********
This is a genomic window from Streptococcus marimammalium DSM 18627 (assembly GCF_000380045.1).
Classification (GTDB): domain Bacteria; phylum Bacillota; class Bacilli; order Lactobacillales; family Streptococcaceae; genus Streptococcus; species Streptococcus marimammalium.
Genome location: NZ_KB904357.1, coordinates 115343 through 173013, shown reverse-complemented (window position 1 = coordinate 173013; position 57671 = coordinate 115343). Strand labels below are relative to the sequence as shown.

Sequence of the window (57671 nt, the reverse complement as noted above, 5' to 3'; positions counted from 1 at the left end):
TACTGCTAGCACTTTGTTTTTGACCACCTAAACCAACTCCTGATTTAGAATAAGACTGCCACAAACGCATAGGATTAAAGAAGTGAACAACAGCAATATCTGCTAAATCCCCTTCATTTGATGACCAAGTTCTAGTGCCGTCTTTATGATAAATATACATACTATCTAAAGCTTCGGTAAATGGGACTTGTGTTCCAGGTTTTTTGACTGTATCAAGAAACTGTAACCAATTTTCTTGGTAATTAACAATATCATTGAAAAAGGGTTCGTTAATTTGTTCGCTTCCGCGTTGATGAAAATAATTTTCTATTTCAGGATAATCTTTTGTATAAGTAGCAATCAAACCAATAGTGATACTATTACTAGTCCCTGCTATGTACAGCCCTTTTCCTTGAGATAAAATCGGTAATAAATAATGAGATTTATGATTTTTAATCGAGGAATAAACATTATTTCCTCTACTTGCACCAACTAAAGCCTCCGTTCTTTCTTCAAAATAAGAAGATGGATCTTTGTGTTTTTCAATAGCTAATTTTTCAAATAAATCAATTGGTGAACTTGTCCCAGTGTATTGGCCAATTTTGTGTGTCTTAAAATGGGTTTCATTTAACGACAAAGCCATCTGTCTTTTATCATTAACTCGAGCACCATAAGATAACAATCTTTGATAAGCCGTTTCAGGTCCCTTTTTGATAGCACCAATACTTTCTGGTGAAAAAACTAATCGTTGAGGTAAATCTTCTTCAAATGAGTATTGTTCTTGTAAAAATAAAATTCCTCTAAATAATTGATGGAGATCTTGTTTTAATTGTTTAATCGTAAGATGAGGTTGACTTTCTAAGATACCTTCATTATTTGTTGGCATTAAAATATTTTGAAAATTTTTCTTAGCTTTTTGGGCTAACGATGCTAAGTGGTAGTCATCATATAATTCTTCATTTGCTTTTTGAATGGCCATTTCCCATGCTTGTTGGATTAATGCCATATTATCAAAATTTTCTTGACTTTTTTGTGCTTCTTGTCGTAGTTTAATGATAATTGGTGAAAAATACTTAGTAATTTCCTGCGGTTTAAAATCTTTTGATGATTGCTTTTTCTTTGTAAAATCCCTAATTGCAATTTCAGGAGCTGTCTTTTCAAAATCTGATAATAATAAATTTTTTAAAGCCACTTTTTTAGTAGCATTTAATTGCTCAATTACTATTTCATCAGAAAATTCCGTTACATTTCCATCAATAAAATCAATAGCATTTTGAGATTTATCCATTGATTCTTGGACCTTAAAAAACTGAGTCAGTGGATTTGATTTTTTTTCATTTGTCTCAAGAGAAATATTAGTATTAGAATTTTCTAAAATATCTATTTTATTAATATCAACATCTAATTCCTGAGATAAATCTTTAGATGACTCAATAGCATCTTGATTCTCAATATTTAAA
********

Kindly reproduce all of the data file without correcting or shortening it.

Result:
This is a genomic window from Streptococcus marimammalium DSM 18627 (assembly GCF_000380045.1).
Classification (GTDB): domain Bacteria; phylum Bacillota; class Bacilli; order Lactobacillales; family Streptococcaceae; genus Streptococcus; species Streptococcus marimammalium.
Genome location: NZ_KB904357.1, coordinates 115343 through 173013, shown reverse-complemented (window position 1 = coordinate 173013; position 57671 = coordinate 115343). Strand labels below are relative to the sequence as shown.

Sequence of the window (57671 nt, the reverse complement as noted above, 5' to 3'; positions counted from 1 at the left end):
TACTGCTAGCACTTTGTTTTTGACCACCTAAACCAACTCCTGATTTAGAATAAGACTGCCACAAACGCATAGGATTAAAGAAGTGAACAACAGCAATATCTGCTAAATCCCCTTCATTTGATGACCAAGTTCTAGTGCCGTCTTTATGATAAATATACATACTATCTAAAGCTTCGGTAAATGGGACTTGTGTTCCAGGTTTTTTGACTGTATCAAGAAACTGTAACCAATTTTCTTGGTAATTAACAATATCATTGAAAAAGGGTTCGTTAATTTGTTCGCTTCCGCGTTGATGAAAATAATTTTCTATTTCAGGATAATCTTTTGTATAAGTAGCAATCAAACCAATAGTGATACTATTACTAGTCCCTGCTATGTACAGCCCTTTTCCTTGAGATAAAATCGGTAATAAATAATGAGATTTATGATTTTTAATCGAGGAATAAACATTATTTCCTCTACTTGCACCAACTAAAGCCTCCGTTCTTTCTTCAAAATAAGAAGATGGATCTTTGTGTTTTTCAATAGCTAATTTTTCAAATAAATCAATTGGTGAACTTGTCCCAGTGTATTGGCCAATTTTGTGTGTCTTAAAATGGGTTTCATTTAACGACAAAGCCATCTGTCTTTTATCATTAACTCGAGCACCATAAGATAACAATCTTTGATAAGCCGTTTCAGGTCCCTTTTTGATAGCACCAATACTTTCTGGTGAAAAAACTAATCGTTGAGGTAAATCTTCTTCAAATGAGTATTGTTCTTGTAAAAATAAAATTCCTCTAAATAATTGATGGAGATCTTGTTTTAATTGTTTAATCGTAAGATGAGGTTGACTTTCTAAGATACCTTCATTATTTGTTGGCATTAAAATATTTTGAAAATTTTTCTTAGCTTTTTGGGCTAACGATGCTAAGTGGTAGTCATCATATAATTCTTCATTTGCTTTTTGAATGGCCATTTCCCATGCTTGTTGGATTAATGCCATATTATCAAAATTTTCTTGACTTTTTTGTGCTTCTTGTCGTAGTTTAATGATAATTGGTGAAAAATACTTAGTAATTTCCTGCGGTTTAAAATCTTTTGATGATTGCTTTTTCTTTGTAAAATCCCTAATTGCAATTTCAGGAGCTGTCTTTTCAAAATCTGATAATAATAAATTTTTTAAAGCCACTTTTTTAGTAGCATTTAATTGCTCAATTACTATTTCATCAGAAAATTCCGTTACATTTCCATCAATAAAATCAATAGCATTTTGAGATTTATCCATTGATTCTTGGACCTTAAAAAACTGAGTCAGTGGATTTGATTTTTTTTCATTTGTCTCAAGAGAAATATTAGTATTAGAATTTTCTAAAATATCTATTTTATTAATATCAACATCTAATTCCTGAGATAAATCTTTAGATGACTCAATAGCATCTTGATTCTCAATATTTAAA